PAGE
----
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New tool allows analysis of single-cell RNA data in pre-malignant tumours

last modified Aug 21, 2020 09:45 AM

CSCI researchers and their collaborators at the Wellcome Trust Sanger Institute have developed a new analysis tool that was able to show, for the first time, which genes were expressed by individual cells in different genetic versions of a benign blood cancer.

Single cell RNA sequencing can define cell types by revealing differences in the proteins produced by individual cells, however analysing the data remains challenging.  Reported in Nature Methods today, the new open source computer tool called Single Cell Consensus Clustering (SC3) was shown to be more accurate and robust than existing methods of analysing single-cell RNA sequence data, and is freely available for researchers to use*.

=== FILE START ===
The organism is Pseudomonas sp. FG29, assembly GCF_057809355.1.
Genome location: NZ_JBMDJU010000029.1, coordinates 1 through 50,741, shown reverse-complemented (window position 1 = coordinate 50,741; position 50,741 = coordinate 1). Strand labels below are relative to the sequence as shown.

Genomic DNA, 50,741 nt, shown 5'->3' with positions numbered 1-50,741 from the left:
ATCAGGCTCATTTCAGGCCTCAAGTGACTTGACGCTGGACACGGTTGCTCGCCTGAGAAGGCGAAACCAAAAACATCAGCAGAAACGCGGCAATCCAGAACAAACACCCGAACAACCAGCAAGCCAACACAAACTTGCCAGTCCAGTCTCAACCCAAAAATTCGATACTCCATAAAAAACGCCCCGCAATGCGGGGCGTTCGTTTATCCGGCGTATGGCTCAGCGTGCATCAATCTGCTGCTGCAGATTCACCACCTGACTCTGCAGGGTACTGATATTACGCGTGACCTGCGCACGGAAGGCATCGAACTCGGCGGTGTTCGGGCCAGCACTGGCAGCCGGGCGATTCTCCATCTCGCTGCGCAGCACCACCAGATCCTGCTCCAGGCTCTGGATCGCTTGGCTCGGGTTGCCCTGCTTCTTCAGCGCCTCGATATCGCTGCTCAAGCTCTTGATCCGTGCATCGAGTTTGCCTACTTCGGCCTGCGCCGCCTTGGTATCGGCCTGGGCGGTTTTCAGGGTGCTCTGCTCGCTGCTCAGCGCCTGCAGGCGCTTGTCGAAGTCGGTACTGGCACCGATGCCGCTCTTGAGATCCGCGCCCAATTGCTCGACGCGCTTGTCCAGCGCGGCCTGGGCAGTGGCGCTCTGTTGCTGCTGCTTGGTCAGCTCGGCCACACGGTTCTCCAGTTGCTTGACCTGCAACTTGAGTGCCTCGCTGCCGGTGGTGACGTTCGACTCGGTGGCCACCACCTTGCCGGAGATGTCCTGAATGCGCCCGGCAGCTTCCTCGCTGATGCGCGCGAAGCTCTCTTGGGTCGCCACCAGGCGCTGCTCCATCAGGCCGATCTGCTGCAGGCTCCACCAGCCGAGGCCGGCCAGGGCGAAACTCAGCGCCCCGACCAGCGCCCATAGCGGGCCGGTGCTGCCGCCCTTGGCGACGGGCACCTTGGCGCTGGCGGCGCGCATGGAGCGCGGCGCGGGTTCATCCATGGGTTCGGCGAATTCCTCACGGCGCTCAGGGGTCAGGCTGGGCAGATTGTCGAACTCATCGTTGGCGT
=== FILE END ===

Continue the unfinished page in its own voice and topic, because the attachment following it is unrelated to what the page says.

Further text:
Recent advances in single-cell genomics technology has made it possible to separate individual cells from different tissues and organs, and measure the sets of RNA messages - called the transcriptome - which help give each cell its own identity. These individual transcriptomes can be used to define cell types and to understand the functions of healthy and diseased cells in the human body. This technology has enormous potential for biological research.

Prof Tony Green, CSCI and Cambridge University author, said: “The SC3 tool was able to use patterns of gene expression to distinguish, within an individual cancer, subclones that carried different mutations. This approach will help us define the cellular heterogeneity within each cancer, an important step towards improving cancer treatment”.

Read more: Wellcome Trust Sanger Institute

*SC3 is available from and the source code can be found at

Publication details
Kiselev VY, Kirschner K, Schaub MT, Andrews T, Yiu A, Chandra T, Natarajan KN, Reik W, Barahona M, Green AR, Hemberg M. (2017) SC3: consensus clustering of single-cell RNA-seq data. Nature Methods. DOI: 10.1038/nmeth.4236